Caveat: The only reliable way to verify whether a user has subsequently edited the map associated with a saved GPS-tracked activity is to manually check each point’s ‘
type‘ (a value of “
manual” means it has been edited). For efficiency’s sake, we don’t save that information anywhere else in the Health Graph platform and we retrieve points only when full data for the activity is requested. That said, we have found that most users do not edit maps after the fact.
What happens when you give the RunKeeper crew two days to let imaginations run wild? A whole lot of awesome, I tell ya!
Our product team is always five steps ahead in terms of planning awesome updates to the app, but in the process, it seems each developer has some sort of other dream RunKeeper project they’d love work on if given the time. We decided to set two work days aside for engineers (and others throughout the company) to try to bring those to reality.
The community had lots of interesting ideas on what would make it into our first-ever hackathon, and many of the resulting hacks lined up with your hopes! There was a simple start widget for the home and lock screens on Android, much-improved data visualizations for your fitness reports, refreshed technology for GPS tracking, in-app strength training tracking, a pretty new website, and some ridiculously fun and motivating audio cues. And a few other things that are internal and top secret—for now :).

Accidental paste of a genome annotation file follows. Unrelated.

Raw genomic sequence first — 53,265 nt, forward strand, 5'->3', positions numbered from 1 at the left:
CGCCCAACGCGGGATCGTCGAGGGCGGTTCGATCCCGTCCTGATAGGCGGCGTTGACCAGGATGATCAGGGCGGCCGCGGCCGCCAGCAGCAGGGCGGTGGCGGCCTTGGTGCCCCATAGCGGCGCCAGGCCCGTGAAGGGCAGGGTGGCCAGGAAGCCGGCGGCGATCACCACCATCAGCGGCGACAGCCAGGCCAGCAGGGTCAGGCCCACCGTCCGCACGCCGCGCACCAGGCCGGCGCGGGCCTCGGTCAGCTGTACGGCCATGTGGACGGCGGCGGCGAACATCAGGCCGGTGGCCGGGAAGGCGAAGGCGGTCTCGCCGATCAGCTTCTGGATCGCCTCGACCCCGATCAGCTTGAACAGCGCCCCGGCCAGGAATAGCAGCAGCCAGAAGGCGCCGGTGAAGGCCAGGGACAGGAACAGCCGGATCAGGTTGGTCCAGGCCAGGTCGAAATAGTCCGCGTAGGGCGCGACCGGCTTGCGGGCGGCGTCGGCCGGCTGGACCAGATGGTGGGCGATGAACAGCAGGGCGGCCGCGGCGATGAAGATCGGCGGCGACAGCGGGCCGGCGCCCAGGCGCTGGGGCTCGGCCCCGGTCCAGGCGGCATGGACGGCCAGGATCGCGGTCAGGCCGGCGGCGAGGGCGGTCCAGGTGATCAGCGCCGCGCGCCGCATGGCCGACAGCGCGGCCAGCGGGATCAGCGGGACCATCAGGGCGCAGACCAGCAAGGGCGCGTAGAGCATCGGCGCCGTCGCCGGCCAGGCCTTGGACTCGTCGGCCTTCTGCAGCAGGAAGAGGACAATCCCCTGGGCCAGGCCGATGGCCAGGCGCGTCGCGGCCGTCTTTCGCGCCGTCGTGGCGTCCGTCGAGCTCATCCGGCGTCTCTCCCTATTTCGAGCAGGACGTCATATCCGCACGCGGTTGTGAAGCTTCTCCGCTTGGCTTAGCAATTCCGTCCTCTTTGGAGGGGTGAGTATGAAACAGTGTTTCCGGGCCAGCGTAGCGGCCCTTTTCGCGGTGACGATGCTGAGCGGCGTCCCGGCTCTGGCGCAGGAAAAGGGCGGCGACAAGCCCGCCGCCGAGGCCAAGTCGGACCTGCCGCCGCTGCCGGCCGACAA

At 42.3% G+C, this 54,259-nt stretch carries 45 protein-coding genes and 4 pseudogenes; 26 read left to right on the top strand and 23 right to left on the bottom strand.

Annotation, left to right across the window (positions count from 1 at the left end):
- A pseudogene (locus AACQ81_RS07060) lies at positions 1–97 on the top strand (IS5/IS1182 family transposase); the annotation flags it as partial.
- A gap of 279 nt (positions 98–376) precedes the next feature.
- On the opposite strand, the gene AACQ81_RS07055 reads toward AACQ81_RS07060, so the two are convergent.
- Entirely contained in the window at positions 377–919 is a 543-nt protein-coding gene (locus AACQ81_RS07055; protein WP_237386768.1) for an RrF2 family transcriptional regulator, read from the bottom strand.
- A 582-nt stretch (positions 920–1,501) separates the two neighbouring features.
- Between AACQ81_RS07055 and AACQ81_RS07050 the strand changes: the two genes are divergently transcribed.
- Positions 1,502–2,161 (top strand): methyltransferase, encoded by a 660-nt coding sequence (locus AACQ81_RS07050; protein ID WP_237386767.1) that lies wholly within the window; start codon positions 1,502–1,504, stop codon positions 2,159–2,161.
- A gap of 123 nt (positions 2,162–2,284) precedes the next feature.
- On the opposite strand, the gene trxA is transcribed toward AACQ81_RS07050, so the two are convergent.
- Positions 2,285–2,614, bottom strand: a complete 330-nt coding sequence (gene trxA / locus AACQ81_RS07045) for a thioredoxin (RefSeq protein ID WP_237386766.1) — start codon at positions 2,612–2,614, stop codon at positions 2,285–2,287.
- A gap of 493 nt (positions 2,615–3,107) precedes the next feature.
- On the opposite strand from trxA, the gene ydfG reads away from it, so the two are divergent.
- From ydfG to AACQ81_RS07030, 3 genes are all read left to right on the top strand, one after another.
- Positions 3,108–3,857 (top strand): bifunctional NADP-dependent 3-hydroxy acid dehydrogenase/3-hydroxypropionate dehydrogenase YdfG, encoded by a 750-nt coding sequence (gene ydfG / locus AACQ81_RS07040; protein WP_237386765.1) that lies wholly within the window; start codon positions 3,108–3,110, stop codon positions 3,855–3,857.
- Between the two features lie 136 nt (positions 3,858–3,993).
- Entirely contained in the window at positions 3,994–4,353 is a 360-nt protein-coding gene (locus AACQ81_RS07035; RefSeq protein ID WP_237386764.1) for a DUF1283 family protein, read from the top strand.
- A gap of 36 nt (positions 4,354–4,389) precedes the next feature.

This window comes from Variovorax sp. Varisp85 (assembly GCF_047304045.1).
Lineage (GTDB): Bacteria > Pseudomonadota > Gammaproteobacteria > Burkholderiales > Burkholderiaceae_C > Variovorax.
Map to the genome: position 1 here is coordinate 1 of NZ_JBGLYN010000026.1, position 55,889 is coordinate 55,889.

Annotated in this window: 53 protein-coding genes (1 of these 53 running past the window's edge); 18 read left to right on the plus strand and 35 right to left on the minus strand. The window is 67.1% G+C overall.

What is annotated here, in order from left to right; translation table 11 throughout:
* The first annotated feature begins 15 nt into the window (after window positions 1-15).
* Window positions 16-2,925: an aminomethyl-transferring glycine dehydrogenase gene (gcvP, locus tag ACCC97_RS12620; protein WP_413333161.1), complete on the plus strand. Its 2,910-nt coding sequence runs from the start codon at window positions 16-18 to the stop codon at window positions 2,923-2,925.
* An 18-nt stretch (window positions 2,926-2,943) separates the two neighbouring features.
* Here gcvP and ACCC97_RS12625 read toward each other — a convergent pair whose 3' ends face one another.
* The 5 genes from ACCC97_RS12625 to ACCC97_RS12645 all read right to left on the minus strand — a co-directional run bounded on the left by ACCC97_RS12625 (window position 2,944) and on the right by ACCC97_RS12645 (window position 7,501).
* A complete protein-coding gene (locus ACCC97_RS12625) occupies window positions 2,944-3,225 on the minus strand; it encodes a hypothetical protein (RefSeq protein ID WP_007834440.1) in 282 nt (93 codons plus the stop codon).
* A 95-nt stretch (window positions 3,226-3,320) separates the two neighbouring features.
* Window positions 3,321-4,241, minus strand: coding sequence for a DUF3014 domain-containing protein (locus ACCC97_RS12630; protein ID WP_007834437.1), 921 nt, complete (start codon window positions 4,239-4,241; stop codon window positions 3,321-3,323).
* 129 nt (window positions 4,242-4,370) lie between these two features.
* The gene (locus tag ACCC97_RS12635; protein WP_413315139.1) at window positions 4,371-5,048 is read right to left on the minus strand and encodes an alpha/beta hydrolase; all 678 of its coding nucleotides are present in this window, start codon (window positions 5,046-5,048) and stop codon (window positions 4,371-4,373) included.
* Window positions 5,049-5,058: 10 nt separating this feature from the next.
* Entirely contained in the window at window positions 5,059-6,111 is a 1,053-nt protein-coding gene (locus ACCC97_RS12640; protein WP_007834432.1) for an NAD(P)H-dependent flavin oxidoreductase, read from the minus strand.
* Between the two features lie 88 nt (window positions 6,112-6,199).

We’re cranking hard to turn some of these hacks into actual RunKeeper updates and features, so stay tuned! And in the meantime, the pictures and videos below are definitely worth (more than a) thousand words.
Kicking off some collaboration
Jacked Jim gears up for his commercial debut in the RoidKeeper strength training promotional video
This team gave a whole new meaning to the term long hours. (And garnished some awesome prizes in the process)
Makers of the aforementioned awesome audio cues hack demo their goods
A little hack to get some more real-time insights into our community
Working to build the perfect GPS algorithm
And this video really speaks to the need for that widget hack
One of our many rocking trophies
Cross-posted from the RunKeeper blog.